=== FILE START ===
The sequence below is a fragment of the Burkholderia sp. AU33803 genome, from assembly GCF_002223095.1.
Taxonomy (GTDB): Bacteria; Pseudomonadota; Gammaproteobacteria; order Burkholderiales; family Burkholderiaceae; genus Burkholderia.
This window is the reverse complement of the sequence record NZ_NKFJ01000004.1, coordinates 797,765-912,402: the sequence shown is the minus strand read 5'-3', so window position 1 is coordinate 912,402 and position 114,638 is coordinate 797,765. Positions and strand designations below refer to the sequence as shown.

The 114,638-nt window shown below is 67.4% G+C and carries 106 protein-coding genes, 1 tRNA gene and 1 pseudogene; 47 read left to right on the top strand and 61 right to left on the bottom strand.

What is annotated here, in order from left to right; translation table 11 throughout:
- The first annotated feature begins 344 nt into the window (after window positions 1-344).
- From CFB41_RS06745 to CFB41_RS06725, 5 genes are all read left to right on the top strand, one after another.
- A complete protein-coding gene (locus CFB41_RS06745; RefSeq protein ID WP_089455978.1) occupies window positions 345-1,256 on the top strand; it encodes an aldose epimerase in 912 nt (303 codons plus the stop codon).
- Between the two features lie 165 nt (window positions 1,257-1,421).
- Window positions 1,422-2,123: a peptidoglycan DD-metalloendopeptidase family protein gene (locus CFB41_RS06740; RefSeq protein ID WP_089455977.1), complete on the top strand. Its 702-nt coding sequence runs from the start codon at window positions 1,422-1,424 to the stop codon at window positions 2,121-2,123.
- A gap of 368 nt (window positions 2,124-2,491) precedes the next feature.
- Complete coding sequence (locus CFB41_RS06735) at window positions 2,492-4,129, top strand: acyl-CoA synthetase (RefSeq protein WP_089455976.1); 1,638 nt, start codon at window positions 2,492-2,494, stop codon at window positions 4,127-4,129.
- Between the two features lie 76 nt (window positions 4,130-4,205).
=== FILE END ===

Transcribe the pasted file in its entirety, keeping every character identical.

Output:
The sequence below is a fragment of the Burkholderia sp. AU33803 genome, from assembly GCF_002223095.1.
Taxonomy (GTDB): Bacteria; Pseudomonadota; Gammaproteobacteria; order Burkholderiales; family Burkholderiaceae; genus Burkholderia.
This window is the reverse complement of the sequence record NZ_NKFJ01000004.1, coordinates 797,765-912,402: the sequence shown is the minus strand read 5'-3', so window position 1 is coordinate 912,402 and position 114,638 is coordinate 797,765. Positions and strand designations below refer to the sequence as shown.

The 114,638-nt window shown below is 67.4% G+C and carries 106 protein-coding genes, 1 tRNA gene and 1 pseudogene; 47 read left to right on the top strand and 61 right to left on the bottom strand.

What is annotated here, in order from left to right; translation table 11 throughout:
- The first annotated feature begins 344 nt into the window (after window positions 1-344).
- From CFB41_RS06745 to CFB41_RS06725, 5 genes are all read left to right on the top strand, one after another.
- A complete protein-coding gene (locus CFB41_RS06745; RefSeq protein ID WP_089455978.1) occupies window positions 345-1,256 on the top strand; it encodes an aldose epimerase in 912 nt (303 codons plus the stop codon).
- Between the two features lie 165 nt (window positions 1,257-1,421).
- Window positions 1,422-2,123: a peptidoglycan DD-metalloendopeptidase family protein gene (locus CFB41_RS06740; RefSeq protein ID WP_089455977.1), complete on the top strand. Its 702-nt coding sequence runs from the start codon at window positions 1,422-1,424 to the stop codon at window positions 2,121-2,123.
- A gap of 368 nt (window positions 2,124-2,491) precedes the next feature.
- Complete coding sequence (locus CFB41_RS06735) at window positions 2,492-4,129, top strand: acyl-CoA synthetase (RefSeq protein WP_089455976.1); 1,638 nt, start codon at window positions 2,492-2,494, stop codon at window positions 4,127-4,129.
- Between the two features lie 76 nt (window positions 4,130-4,205).